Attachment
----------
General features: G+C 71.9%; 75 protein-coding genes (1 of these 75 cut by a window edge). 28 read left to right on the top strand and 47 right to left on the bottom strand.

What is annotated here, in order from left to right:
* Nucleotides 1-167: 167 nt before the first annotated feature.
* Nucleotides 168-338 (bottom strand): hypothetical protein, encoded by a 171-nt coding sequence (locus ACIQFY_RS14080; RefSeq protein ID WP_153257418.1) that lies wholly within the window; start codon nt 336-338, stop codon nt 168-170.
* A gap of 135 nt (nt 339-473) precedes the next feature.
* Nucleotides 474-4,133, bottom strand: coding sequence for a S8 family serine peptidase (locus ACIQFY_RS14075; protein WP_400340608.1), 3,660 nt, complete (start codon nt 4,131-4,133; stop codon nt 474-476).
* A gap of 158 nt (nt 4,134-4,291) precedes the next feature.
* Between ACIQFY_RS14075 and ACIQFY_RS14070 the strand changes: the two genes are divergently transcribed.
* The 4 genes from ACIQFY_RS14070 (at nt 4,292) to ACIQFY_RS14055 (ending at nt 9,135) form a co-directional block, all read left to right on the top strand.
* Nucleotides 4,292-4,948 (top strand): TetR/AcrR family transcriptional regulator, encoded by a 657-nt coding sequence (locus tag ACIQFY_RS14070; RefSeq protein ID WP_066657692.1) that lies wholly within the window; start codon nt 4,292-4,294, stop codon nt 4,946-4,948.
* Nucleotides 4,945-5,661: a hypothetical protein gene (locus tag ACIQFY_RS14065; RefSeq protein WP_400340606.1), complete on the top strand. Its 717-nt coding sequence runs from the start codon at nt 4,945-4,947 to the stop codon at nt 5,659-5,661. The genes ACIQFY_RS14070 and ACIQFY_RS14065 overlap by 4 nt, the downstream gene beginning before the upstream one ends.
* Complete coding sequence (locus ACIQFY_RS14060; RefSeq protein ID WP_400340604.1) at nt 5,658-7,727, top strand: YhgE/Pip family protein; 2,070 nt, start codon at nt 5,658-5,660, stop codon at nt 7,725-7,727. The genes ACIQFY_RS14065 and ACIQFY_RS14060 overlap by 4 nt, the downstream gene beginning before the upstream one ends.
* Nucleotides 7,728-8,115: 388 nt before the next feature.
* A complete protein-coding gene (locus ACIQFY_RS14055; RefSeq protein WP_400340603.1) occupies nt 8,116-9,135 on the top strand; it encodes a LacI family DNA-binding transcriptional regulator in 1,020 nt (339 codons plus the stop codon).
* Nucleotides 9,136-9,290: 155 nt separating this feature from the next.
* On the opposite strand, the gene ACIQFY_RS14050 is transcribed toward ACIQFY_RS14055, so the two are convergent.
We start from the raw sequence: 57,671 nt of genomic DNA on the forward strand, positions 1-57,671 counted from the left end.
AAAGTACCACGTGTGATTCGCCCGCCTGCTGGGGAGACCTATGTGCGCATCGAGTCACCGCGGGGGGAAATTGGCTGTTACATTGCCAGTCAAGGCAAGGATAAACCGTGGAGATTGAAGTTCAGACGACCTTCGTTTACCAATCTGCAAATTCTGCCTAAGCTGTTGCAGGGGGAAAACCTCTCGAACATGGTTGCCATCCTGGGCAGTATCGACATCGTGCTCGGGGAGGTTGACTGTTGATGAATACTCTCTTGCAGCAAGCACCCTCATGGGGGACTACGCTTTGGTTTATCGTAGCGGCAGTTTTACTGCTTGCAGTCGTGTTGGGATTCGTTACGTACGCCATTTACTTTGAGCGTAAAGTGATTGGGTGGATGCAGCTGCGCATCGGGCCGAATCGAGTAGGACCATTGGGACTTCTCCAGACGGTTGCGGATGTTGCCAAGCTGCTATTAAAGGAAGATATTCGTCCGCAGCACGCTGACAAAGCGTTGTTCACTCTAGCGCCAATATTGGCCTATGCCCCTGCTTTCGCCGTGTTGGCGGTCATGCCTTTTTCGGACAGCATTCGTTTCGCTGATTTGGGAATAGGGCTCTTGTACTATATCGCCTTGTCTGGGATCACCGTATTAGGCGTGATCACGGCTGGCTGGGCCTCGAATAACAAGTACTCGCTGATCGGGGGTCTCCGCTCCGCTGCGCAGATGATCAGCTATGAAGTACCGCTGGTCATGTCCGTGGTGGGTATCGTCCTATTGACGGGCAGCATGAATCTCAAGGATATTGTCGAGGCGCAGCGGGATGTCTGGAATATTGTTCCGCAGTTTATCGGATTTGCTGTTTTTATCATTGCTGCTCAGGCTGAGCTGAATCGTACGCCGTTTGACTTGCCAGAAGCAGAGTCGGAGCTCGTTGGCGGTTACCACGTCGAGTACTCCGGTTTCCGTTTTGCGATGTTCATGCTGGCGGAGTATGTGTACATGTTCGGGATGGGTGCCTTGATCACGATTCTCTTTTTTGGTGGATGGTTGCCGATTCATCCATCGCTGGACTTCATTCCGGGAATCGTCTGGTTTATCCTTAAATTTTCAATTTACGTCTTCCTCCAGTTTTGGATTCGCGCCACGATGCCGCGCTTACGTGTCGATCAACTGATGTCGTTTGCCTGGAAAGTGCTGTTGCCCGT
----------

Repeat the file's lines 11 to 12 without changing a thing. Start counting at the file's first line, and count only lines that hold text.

* Nucleotides 4,945-5,661: a hypothetical protein gene (locus tag ACIQFY_RS14065; RefSeq protein WP_400340606.1), complete on the top strand. Its 717-nt coding sequence runs from the start codon at nt 4,945-4,947 to the stop codon at nt 5,659-5,661. The genes ACIQFY_RS14070 and ACIQFY_RS14065 overlap by 4 nt, the downstream gene beginning before the upstream one ends.
* Complete coding sequence (locus ACIQFY_RS14060; RefSeq protein ID WP_400340604.1) at nt 5,658-7,727, top strand: YhgE/Pip family protein; 2,070 nt, start codon at nt 5,658-5,660, stop codon at nt 7,725-7,727. The genes ACIQFY_RS14065 and ACIQFY_RS14060 overlap by 4 nt, the downstream gene beginning before the upstream one ends.